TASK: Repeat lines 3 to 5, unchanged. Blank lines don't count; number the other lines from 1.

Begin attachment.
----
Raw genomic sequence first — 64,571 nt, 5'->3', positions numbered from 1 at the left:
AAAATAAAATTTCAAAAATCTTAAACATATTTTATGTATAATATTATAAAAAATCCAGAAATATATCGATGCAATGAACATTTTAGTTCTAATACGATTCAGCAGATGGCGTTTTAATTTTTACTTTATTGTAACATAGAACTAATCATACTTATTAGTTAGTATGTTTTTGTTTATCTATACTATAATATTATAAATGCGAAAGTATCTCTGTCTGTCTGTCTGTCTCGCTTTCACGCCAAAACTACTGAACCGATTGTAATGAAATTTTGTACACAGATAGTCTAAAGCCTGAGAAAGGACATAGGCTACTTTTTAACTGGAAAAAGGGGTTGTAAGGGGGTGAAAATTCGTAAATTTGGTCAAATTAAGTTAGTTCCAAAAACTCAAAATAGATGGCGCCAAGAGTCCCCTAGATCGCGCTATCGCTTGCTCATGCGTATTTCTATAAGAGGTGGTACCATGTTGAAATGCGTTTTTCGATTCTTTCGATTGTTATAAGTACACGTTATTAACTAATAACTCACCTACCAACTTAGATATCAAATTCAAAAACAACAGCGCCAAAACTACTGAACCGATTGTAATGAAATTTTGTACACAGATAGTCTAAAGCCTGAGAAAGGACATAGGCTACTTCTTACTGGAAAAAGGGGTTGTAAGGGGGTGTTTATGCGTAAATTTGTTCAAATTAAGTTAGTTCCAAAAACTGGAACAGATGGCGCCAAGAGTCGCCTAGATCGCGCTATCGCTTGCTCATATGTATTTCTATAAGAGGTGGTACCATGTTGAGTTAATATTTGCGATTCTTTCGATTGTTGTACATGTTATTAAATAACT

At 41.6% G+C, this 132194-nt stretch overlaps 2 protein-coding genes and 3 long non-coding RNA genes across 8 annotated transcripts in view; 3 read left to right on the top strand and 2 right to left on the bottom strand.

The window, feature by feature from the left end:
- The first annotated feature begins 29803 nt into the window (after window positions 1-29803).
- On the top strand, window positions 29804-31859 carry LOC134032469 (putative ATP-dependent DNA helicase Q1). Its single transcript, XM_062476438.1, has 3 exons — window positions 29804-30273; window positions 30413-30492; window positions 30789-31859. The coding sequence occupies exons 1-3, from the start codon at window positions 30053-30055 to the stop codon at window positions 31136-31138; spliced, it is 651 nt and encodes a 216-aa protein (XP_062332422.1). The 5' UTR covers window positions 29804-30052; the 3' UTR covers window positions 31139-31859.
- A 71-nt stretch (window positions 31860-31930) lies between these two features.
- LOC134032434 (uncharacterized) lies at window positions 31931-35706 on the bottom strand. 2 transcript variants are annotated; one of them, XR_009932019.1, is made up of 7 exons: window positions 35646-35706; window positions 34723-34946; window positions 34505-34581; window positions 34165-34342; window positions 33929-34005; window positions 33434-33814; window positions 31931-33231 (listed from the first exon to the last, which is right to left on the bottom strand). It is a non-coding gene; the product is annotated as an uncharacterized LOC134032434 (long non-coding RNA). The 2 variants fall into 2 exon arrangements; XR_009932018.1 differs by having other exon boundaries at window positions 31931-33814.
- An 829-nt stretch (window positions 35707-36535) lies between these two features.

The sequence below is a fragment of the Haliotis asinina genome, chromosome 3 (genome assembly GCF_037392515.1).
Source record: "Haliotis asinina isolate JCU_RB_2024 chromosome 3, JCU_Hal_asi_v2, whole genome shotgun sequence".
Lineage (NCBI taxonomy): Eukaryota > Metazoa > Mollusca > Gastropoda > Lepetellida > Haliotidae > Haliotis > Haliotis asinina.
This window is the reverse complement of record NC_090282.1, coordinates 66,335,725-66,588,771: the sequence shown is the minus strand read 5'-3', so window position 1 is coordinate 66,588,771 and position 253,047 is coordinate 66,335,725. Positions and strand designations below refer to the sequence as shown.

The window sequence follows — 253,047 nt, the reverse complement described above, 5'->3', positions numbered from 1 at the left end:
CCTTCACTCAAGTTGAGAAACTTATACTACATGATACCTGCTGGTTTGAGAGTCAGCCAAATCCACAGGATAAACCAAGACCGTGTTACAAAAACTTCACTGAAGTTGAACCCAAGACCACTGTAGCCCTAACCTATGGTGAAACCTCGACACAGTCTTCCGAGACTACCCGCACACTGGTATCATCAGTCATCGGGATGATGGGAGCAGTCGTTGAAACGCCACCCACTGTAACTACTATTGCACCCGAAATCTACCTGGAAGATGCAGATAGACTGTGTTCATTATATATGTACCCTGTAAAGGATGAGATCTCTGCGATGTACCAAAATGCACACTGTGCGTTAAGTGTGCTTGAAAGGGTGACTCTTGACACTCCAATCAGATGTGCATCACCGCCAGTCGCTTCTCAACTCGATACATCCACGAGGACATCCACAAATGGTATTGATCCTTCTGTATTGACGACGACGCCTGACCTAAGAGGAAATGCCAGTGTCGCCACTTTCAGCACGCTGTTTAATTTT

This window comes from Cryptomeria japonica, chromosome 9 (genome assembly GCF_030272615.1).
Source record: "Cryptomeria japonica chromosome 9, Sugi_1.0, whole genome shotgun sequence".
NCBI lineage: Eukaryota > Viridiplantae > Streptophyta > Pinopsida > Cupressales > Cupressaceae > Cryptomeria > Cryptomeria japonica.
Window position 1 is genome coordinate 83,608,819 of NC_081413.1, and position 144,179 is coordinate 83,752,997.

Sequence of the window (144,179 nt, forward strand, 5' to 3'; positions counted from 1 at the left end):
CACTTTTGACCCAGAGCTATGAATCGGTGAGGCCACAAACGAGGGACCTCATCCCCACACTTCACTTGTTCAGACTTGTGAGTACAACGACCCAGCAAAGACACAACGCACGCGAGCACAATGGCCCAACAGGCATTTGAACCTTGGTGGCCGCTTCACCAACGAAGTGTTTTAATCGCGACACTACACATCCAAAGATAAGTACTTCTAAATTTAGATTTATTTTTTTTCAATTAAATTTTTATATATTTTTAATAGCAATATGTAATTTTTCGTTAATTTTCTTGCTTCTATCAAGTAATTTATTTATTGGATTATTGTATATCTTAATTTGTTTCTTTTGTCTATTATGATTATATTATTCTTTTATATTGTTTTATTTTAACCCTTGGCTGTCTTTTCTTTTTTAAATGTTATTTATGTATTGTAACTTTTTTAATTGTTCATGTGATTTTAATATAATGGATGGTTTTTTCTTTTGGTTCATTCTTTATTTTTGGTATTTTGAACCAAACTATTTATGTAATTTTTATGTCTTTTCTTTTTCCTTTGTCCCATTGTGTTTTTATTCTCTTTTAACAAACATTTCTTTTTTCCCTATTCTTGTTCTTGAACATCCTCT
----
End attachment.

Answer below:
At 41.6% G+C, this 132194-nt stretch overlaps 2 protein-coding genes and 3 long non-coding RNA genes across 8 annotated transcripts in view; 3 read left to right on the top strand and 2 right to left on the bottom strand.

The window, feature by feature from the left end:
- The first annotated feature begins 29803 nt into the window (after window positions 1-29803).